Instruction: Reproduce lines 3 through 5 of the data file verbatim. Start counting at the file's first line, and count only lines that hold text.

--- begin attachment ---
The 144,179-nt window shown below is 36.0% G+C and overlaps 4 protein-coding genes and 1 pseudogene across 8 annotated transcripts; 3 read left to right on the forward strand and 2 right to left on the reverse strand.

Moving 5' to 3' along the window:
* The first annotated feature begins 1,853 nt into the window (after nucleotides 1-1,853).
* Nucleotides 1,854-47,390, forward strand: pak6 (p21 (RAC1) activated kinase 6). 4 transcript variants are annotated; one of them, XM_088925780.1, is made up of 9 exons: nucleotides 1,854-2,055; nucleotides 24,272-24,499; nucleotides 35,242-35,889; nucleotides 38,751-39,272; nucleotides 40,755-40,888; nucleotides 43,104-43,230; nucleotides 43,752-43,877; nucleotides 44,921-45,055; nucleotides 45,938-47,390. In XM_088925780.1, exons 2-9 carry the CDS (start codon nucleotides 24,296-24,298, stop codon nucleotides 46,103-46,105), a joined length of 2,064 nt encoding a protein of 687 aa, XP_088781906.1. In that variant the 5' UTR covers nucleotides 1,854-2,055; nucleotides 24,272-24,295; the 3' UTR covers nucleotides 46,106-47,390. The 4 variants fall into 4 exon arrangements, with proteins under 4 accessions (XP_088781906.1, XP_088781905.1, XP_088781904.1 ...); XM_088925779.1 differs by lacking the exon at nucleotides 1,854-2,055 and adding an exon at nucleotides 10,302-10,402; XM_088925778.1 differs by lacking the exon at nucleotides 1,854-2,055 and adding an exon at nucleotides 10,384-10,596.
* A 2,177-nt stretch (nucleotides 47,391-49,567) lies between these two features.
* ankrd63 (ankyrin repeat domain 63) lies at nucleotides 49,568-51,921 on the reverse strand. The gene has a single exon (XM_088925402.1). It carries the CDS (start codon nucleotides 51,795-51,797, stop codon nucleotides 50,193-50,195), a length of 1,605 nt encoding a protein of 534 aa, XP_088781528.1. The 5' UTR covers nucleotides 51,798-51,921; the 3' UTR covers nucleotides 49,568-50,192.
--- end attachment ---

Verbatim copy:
* The first annotated feature begins 1,853 nt into the window (after nucleotides 1-1,853).
* Nucleotides 1,854-47,390, forward strand: pak6 (p21 (RAC1) activated kinase 6). 4 transcript variants are annotated; one of them, XM_088925780.1, is made up of 9 exons: nucleotides 1,854-2,055; nucleotides 24,272-24,499; nucleotides 35,242-35,889; nucleotides 38,751-39,272; nucleotides 40,755-40,888; nucleotides 43,104-43,230; nucleotides 43,752-43,877; nucleotides 44,921-45,055; nucleotides 45,938-47,390. In XM_088925780.1, exons 2-9 carry the CDS (start codon nucleotides 24,296-24,298, stop codon nucleotides 46,103-46,105), a joined length of 2,064 nt encoding a protein of 687 aa, XP_088781906.1. In that variant the 5' UTR covers nucleotides 1,854-2,055; nucleotides 24,272-24,295; the 3' UTR covers nucleotides 46,106-47,390. The 4 variants fall into 4 exon arrangements, with proteins under 4 accessions (XP_088781906.1, XP_088781905.1, XP_088781904.1 ...); XM_088925779.1 differs by lacking the exon at nucleotides 1,854-2,055 and adding an exon at nucleotides 10,302-10,402; XM_088925778.1 differs by lacking the exon at nucleotides 1,854-2,055 and adding an exon at nucleotides 10,384-10,596.
* A 2,177-nt stretch (nucleotides 47,391-49,567) lies between these two features.